Tree hive with properties of the hollow tree
I have only one of these hives left in operation and will not put any more into operation. Therefore I will not publish a building instruction for this hive. The positive effects for the honey bees by a slim and high geometry can be obtained in my opinion also by a good external thermal insulation. The restrictions in the handling of the hive and in the inspection of the bee colony are so serious that I take distance from it in the future.
The geometry, buffer effect and thermal insulation of tree hollows are reproduced in this construction. One hive was equipped with several sensors for temperature and humidity for one year. The data confirm again the way bees reduce moisture.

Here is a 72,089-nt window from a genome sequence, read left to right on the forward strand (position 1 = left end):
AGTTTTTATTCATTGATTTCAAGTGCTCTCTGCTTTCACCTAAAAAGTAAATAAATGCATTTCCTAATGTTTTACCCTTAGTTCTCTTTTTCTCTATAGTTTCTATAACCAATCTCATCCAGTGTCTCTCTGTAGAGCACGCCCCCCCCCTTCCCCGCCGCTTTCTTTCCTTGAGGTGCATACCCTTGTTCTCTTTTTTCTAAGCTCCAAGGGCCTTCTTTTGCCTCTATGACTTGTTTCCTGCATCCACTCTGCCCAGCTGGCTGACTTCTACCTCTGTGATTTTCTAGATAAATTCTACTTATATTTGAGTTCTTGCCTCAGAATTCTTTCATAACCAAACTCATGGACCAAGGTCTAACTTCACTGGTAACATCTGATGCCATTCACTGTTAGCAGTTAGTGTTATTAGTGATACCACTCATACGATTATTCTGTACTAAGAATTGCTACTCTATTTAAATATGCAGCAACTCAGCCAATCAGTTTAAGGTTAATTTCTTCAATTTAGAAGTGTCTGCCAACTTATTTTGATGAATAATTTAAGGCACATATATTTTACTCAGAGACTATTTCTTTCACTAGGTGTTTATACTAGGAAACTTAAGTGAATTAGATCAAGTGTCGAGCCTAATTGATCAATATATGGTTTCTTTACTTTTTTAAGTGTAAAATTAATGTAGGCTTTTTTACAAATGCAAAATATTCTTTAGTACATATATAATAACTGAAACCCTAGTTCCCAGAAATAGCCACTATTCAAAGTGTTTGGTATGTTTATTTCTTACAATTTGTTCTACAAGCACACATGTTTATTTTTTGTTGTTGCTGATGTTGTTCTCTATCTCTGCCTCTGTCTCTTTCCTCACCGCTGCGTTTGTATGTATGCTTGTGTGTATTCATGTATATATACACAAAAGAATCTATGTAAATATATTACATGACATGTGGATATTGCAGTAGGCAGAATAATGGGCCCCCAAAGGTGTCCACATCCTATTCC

With regard to the integration of book scorpions, it contains straw areas on the sides of the combs construction. These straw chambers are separated from the bee room by a wide meshed grid, which the bees can easily pass through. The straw is loosely filled, the bees can move and stay in this area. Small segments of wooden boards are bolted to the outer wall in the straw chambers. They serve as a retreat for the book scorpions. IR videos show that book scorpions approach resting bees with preference for parasite checking.
The geometry of the tree hive is based on that of hollow trees. Width x length of the chamber of the bees are 16 x 19cm, the height of the interior 105cm. The ratio of height to diameter is 6 and the bees have a volume of 32l for honeycomb construction. A recent study involving T. Seeley (see downloads) shows a positive influence of small hive volumes on the development of Varroa.
I decided for a construction of massive wooden planks (4,5cm) and an additional insulation of the upper half of the hive made of PUR insulation boards.